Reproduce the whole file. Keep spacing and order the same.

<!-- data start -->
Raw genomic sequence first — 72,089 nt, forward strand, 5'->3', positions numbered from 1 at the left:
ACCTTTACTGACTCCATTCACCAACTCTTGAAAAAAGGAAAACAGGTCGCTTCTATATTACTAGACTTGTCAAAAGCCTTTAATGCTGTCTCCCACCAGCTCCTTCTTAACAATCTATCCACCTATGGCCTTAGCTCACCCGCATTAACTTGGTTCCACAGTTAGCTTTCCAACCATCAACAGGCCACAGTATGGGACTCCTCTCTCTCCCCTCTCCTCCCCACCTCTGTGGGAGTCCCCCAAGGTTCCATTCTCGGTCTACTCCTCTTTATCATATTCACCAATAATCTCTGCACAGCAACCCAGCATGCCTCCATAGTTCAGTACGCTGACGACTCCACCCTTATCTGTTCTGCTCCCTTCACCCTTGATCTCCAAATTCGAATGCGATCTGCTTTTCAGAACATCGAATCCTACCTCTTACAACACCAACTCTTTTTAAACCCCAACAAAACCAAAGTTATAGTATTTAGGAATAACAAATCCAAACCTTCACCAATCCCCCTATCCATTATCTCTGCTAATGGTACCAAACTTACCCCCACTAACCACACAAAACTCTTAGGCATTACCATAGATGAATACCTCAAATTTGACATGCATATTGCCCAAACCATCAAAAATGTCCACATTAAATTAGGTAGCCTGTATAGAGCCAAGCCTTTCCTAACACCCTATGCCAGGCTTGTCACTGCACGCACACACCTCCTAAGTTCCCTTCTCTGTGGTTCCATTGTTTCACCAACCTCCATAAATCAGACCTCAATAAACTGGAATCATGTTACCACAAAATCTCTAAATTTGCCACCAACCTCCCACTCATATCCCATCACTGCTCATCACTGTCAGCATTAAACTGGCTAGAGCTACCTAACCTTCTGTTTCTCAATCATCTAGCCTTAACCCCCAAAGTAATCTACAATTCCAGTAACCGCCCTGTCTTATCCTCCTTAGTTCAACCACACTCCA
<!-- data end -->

Raw genomic sequence first — 72,089 nt, forward strand, 5'->3', positions numbered from 1 at the left:
ACCTTTACTGACTCCATTCACCAACTCTTGAAAAAAGGAAAACAGGTCGCTTCTATATTACTAGACTTGTCAAAAGCCTTTAATGCTGTCTCCCACCAGCTCCTTCTTAACAATCTATCCACCTATGGCCTTAGCTCACCCGCATTAACTTGGTTCCACAGTTAGCTTTCCAACCATCAACAGGCCACAGTATGGGACTCCTCTCTCTCCCCTCTCCTCCCCACCTCTGTGGGAGTCCCCCAAGGTTCCATTCTCGGTCTACTCCTCTTTATCATATTCACCAATAATCTCTGCACAGCAACCCAGCATGCCTCCATAGTTCAGTACGCTGACGACTCCACCCTTATCTGTTCTGCTCCCTTCACCCTTGATCTCCAAATTCGAATGCGATCTGCTTTTCAGAACATCGAATCCTACCTCTTACAACACCAACTCTTTTTAAACCCCAACAAAACCAAAGTTATAGTATTTAGGAATAACAAATCCAAACCTTCACCAATCCCCCTATCCATTATCTCTGCTAATGGTACCAAACTTACCCCCACTAACCACACAAAACTCTTAGGCATTACCATAGATGAATACCTCAAATTTGACATGCATATTGCCCAAACCATCAAAAATGTCCACATTAAATTAGGTAGCCTGTATAGAGCCAAGCCTTTCCTAACACCCTATGCCAGGCTTGTCACTGCACGCACACACCTCCTAAGTTCCCTTCTCTGTGGTTCCATTGTTTCACCAACCTCCATAAATCAGACCTCAATAAACTGGAATCATGTTACCACAAAATCTCTAAATTTGCCACCAACCTCCCACTCATATCCCATCACTGCTCATCACTGTCAGCATTAAACTGGCTAGAGCTACCTAACCTTCTGTTTCTCAATCATCTAGCCTTAACCCCCAAAGTAATCTACAATTCCAGTAACCGCCCTGTCTTATCCTCCTTAGTTCAACCACACTCCA